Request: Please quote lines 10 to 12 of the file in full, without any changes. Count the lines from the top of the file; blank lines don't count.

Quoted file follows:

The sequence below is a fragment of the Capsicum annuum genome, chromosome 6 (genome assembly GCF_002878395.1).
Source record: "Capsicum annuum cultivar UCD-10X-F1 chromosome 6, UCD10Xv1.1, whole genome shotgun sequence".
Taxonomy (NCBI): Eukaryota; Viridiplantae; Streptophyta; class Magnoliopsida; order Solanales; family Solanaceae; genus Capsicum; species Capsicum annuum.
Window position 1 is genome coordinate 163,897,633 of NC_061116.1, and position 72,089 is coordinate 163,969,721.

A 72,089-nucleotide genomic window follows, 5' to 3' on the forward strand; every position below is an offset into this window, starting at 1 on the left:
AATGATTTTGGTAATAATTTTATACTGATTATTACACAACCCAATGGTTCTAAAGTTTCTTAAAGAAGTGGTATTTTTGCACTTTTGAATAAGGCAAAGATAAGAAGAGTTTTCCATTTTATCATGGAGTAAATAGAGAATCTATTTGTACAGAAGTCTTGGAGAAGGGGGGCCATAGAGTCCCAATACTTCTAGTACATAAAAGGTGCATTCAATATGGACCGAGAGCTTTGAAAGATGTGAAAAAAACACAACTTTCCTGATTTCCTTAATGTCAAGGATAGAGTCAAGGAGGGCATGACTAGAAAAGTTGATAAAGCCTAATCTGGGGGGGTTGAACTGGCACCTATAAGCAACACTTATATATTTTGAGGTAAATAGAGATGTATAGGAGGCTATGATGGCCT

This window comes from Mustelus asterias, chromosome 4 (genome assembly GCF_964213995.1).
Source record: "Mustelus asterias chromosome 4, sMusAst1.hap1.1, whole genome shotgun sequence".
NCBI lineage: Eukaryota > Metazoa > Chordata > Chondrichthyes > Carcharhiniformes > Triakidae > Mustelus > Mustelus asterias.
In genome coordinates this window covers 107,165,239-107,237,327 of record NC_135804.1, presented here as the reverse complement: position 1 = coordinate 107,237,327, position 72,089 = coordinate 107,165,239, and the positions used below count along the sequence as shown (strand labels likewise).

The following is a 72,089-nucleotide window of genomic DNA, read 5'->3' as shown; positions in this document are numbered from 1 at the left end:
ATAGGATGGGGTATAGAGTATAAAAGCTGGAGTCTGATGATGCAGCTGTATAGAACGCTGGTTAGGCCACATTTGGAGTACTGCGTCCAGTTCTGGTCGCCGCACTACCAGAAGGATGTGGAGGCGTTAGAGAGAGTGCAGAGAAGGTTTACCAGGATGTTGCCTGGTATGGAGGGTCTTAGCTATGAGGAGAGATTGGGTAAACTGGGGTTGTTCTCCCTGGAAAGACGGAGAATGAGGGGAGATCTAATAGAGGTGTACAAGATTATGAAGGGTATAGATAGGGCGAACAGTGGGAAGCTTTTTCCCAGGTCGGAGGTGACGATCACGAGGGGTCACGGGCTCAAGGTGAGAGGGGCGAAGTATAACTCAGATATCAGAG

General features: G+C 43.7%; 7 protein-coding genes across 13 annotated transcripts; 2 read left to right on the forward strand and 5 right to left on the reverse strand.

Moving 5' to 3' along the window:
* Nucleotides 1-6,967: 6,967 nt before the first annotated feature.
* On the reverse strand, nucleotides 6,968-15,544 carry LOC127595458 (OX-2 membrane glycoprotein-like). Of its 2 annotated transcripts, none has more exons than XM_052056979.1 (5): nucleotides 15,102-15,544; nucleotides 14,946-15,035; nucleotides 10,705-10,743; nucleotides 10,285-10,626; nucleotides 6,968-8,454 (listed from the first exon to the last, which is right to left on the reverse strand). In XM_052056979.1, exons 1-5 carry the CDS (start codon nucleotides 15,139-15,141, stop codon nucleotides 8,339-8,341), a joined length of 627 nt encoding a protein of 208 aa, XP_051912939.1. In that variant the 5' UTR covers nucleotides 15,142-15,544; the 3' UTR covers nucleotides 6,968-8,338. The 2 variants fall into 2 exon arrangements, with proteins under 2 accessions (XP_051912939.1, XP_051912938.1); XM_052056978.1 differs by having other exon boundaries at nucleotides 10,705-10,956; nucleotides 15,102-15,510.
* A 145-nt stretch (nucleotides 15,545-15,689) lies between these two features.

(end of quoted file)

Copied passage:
In genome coordinates this window covers 107,165,239-107,237,327 of record NC_135804.1, presented here as the reverse complement: position 1 = coordinate 107,237,327, position 72,089 = coordinate 107,165,239, and the positions used below count along the sequence as shown (strand labels likewise).

The following is a 72,089-nucleotide window of genomic DNA, read 5'->3' as shown; positions in this document are numbered from 1 at the left end:
ATAGGATGGGGTATAGAGTATAAAAGCTGGAGTCTGATGATGCAGCTGTATAGAACGCTGGTTAGGCCACATTTGGAGTACTGCGTCCAGTTCTGGTCGCCGCACTACCAGAAGGATGTGGAGGCGTTAGAGAGAGTGCAGAGAAGGTTTACCAGGATGTTGCCTGGTATGGAGGGTCTTAGCTATGAGGAGAGATTGGGTAAACTGGGGTTGTTCTCCCTGGAAAGACGGAGAATGAGGGGAGATCTAATAGAGGTGTACAAGATTATGAAGGGTATAGATAGGGCGAACAGTGGGAAGCTTTTTCCCAGGTCGGAGGTGACGATCACGAGGGGTCACGGGCTCAAGGTGAGAGGGGCGAAGTATAACTCAGATATCAGAG